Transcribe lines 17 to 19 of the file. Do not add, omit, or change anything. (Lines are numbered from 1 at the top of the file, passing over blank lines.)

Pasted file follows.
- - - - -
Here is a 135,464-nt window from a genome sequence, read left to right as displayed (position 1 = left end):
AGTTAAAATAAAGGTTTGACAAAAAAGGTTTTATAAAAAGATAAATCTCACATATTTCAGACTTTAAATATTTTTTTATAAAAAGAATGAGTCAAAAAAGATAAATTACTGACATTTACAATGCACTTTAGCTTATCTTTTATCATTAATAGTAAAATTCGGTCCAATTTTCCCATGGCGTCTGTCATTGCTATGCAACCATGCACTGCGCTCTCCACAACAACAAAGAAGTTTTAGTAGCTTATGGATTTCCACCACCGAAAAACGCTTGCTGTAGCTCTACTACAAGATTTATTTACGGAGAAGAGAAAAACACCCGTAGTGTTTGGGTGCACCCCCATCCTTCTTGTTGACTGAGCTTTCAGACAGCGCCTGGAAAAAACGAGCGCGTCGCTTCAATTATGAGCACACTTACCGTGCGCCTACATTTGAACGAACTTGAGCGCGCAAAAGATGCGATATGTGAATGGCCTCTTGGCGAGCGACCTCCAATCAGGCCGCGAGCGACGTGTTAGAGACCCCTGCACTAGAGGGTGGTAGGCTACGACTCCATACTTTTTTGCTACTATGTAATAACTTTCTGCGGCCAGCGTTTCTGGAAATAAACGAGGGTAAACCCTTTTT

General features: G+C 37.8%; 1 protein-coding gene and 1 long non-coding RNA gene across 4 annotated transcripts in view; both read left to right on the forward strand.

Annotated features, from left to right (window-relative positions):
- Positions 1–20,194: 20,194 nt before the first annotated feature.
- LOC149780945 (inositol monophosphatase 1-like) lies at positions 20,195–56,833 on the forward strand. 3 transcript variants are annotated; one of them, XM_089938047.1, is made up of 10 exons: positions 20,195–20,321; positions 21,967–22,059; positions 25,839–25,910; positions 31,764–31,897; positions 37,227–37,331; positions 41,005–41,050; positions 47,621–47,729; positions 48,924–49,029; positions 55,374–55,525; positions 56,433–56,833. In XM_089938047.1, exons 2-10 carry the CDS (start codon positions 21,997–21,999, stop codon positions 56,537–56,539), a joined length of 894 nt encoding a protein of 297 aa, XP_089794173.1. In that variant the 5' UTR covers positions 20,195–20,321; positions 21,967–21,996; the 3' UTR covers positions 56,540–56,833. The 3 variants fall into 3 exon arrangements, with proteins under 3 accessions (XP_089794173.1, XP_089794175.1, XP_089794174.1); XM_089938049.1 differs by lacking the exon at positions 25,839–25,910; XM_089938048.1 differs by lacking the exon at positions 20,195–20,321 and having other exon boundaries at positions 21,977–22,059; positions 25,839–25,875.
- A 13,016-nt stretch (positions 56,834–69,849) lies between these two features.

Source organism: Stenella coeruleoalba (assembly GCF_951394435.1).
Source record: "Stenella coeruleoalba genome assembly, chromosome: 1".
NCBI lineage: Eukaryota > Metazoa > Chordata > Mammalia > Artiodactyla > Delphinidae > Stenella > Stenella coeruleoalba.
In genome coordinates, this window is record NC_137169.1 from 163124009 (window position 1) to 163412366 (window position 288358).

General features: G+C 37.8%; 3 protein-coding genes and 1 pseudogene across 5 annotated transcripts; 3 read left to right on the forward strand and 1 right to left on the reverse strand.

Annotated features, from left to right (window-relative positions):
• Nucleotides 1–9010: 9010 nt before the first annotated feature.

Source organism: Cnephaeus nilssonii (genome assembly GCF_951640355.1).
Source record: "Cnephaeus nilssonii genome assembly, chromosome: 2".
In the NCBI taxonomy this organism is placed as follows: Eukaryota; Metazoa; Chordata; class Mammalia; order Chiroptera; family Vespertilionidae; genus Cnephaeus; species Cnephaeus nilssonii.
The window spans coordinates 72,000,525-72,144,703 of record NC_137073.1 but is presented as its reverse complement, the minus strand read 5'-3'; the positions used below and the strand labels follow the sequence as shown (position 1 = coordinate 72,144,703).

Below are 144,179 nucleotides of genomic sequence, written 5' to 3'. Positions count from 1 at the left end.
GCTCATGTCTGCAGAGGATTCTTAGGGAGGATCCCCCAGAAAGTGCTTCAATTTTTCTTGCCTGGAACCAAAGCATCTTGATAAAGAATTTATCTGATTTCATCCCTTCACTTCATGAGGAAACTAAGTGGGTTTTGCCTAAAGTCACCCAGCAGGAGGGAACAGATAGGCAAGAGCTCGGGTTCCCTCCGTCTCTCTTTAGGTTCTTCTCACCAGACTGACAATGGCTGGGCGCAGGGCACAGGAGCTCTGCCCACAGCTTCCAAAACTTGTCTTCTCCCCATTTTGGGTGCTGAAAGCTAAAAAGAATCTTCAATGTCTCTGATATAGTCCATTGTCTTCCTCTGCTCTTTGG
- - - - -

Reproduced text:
In the NCBI taxonomy this organism is placed as follows: Eukaryota; Metazoa; Chordata; class Mammalia; order Chiroptera; family Vespertilionidae; genus Cnephaeus; species Cnephaeus nilssonii.
The window spans coordinates 72,000,525-72,144,703 of record NC_137073.1 but is presented as its reverse complement, the minus strand read 5'-3'; the positions used below and the strand labels follow the sequence as shown (position 1 = coordinate 72,144,703).

Below are 144,179 nucleotides of genomic sequence, written 5' to 3'. Positions count from 1 at the left end.